Algae: what causes it.
From Minnesota Waters:
The main reason some lakes are green is due to phosphorus and fertilizer.
Phosphorus is a necessary and natural elment found is soils, and rocks. An essential nutrient for animals and plants, it is also a common nutrient in fertilizers. However, the phosphorus that makes your lawn and garden green can also make the lake green. Of all elements, phosphorus is the key to managing lakes as “clean not green”. One pound of phosphorus can produce 500 pounds of algae. Keeping phosphorus out of the lake is one of the most important things that we can do to protect water quality.
Here are a few simple ways you can help reduce phosphorus inputs to your lake:
Properly operate and maintain septic systems, pump at least every 3 years.
Immediately repair or replace non-complying septic systems.
Develop and maintain a shoreline vegetation buffer.
Use zero-phosphorus lawn fertilizer or don’t use any.
Limit the use of pesticides and other garden chemicals.
Keep bonfires away from the lake, and clean up all ash.
Use phosphorus free dishwasher detergents.
Clean up pet waste.
Cover loose soil areas with vegetation and remedy any shorline erosion problems
link to Algae information.
MPCA link to algae and toxic algae.
From epa.gov: The algal blooms look like green, blue-green, white or brown foam, scum or mats floating on the water. Recreational exposure to toxic blue-green algae can cause eye irritation, allergic skin rash, mouth ulcer, vomiting, diarrhea, and cold and flu-like symptoms. .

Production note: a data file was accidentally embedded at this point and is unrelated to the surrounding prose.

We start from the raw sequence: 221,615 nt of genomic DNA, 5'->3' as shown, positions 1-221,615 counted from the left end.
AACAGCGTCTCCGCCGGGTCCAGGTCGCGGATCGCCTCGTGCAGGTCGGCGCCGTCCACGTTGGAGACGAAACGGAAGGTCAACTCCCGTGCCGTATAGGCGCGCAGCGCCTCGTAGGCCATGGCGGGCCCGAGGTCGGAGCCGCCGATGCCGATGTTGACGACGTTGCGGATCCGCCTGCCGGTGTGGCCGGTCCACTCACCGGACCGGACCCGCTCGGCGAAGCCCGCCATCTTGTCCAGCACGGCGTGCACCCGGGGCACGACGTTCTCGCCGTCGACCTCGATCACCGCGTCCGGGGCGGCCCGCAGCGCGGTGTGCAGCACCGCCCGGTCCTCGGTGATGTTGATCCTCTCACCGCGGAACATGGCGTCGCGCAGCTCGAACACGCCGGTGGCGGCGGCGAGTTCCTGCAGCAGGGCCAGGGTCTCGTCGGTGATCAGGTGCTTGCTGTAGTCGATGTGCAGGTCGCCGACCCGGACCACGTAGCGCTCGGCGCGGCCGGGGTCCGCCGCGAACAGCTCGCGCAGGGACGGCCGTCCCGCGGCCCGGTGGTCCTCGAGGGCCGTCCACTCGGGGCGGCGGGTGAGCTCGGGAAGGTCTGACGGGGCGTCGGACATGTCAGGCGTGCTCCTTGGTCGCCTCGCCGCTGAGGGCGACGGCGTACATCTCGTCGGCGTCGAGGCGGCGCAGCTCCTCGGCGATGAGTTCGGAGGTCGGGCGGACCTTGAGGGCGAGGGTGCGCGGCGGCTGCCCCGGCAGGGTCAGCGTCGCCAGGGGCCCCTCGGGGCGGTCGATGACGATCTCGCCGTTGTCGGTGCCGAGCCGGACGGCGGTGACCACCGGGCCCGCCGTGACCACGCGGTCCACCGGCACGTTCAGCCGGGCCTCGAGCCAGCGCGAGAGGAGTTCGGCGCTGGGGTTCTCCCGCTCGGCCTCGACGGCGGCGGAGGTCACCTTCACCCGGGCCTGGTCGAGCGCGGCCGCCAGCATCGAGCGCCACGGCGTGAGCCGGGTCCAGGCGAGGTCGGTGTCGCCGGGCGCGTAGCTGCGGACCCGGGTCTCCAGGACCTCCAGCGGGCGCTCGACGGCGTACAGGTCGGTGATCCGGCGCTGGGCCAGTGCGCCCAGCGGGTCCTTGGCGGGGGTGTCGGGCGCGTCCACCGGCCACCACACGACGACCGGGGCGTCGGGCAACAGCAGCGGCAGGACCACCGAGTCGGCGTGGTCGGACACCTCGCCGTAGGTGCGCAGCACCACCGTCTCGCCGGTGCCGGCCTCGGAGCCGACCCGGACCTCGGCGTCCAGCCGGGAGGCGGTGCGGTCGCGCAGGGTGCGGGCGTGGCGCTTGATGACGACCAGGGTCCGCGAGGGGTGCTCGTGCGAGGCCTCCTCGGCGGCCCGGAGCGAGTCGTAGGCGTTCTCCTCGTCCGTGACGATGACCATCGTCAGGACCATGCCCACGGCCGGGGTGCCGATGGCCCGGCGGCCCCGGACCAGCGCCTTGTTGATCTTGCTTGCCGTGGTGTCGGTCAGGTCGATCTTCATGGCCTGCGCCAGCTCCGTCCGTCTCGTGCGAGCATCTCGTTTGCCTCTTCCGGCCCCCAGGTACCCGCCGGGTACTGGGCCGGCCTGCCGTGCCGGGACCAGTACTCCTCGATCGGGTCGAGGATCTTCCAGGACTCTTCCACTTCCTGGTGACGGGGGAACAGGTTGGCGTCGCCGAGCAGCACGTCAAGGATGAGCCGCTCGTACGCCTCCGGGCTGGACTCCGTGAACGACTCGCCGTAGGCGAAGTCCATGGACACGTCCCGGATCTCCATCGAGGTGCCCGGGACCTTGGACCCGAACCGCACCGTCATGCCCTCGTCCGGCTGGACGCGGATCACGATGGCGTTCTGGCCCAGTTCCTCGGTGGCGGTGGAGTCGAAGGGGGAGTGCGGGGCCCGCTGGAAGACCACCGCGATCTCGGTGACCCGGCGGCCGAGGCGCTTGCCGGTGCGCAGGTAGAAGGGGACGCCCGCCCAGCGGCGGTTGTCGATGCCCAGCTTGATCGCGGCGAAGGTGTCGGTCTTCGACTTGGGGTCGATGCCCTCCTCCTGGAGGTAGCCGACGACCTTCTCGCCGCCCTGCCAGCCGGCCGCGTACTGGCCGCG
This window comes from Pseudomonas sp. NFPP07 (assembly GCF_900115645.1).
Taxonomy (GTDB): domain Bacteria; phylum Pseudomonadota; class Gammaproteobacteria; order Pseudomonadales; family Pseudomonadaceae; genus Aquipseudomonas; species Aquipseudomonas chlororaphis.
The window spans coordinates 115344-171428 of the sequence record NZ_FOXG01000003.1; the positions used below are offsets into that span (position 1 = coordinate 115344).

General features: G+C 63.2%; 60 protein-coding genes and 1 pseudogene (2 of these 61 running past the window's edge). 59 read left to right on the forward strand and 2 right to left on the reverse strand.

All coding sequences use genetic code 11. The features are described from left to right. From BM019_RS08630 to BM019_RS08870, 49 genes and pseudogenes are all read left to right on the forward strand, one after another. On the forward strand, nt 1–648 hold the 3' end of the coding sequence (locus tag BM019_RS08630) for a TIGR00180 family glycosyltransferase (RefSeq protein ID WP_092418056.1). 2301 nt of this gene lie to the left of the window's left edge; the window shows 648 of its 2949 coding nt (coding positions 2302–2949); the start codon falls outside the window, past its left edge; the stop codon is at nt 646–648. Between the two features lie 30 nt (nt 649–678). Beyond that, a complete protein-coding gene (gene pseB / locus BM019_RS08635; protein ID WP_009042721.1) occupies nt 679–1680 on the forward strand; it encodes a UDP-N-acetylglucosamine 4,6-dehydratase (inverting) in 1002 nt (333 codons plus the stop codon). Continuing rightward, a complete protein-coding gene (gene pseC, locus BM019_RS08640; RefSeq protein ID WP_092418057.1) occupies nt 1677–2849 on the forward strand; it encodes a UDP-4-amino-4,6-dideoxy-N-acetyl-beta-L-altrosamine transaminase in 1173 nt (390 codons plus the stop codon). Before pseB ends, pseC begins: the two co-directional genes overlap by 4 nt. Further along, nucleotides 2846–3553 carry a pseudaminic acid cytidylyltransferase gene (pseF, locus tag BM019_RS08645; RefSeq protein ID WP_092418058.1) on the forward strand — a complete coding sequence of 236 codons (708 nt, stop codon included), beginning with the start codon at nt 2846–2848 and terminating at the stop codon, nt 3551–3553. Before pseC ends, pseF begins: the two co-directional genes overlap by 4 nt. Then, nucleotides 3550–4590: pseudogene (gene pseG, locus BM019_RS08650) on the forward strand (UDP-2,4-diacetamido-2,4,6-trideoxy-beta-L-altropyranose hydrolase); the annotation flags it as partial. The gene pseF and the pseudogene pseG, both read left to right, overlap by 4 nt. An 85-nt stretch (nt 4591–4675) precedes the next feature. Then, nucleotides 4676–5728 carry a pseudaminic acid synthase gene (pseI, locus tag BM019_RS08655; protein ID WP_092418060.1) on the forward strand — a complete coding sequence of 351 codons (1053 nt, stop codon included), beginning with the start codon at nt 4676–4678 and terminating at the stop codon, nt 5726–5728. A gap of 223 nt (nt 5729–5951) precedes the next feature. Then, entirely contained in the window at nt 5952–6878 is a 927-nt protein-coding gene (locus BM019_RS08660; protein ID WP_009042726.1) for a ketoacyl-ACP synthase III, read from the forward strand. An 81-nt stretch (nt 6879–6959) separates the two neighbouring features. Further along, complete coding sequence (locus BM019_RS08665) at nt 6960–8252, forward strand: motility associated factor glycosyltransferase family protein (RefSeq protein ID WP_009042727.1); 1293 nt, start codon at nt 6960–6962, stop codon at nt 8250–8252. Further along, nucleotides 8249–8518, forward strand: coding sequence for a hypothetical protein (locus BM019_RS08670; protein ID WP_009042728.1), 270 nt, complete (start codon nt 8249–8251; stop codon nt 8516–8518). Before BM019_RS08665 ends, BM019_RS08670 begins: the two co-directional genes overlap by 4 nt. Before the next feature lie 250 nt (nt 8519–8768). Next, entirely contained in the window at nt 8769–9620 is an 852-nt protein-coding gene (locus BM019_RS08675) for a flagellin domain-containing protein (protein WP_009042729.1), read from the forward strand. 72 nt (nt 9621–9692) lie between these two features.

It can be fatal to pets.
- Look for dead birds, squirrels and rabbits or other small animals in the area of an algal bloom. Report what you have found.
- Report any illnesses affecting people and pets
- Stay out of the water, keep pets away from the water. Shower immediately after swimming if you entered the water.
- Get Medical attention for humans and pets that are possibly ill from Blue Green Algae
- Avoid body contact with blue-green algal blooms. This includes swimming, wading, water-skiing.
- Children especially should avoid contact. Their small body weight means their exposures to blue green algae will be higher than adults, given the same volume of water intake.
- Local health and environmental agencies are encouraged to and generally do post recreational areas with signs and brochures to inform the public of the presence of blue-green algae blooms.
Le Sueur County Environmental Services
Please let me know if you have any questions. The following website may provide you additional info as well: http://www.pca.state.mn.us/water/clmp-toxicalgae.html
Katie Brosch (MSU-WRC) – 507.389.2704 (firstname.lastname@example.org)
Joe Pallardy (MSU-WRC) – 507-389-5492 (email@example.com)
Shaina Keseley (MPCA) – 507-206-2622 (firstname.lastname@example.org)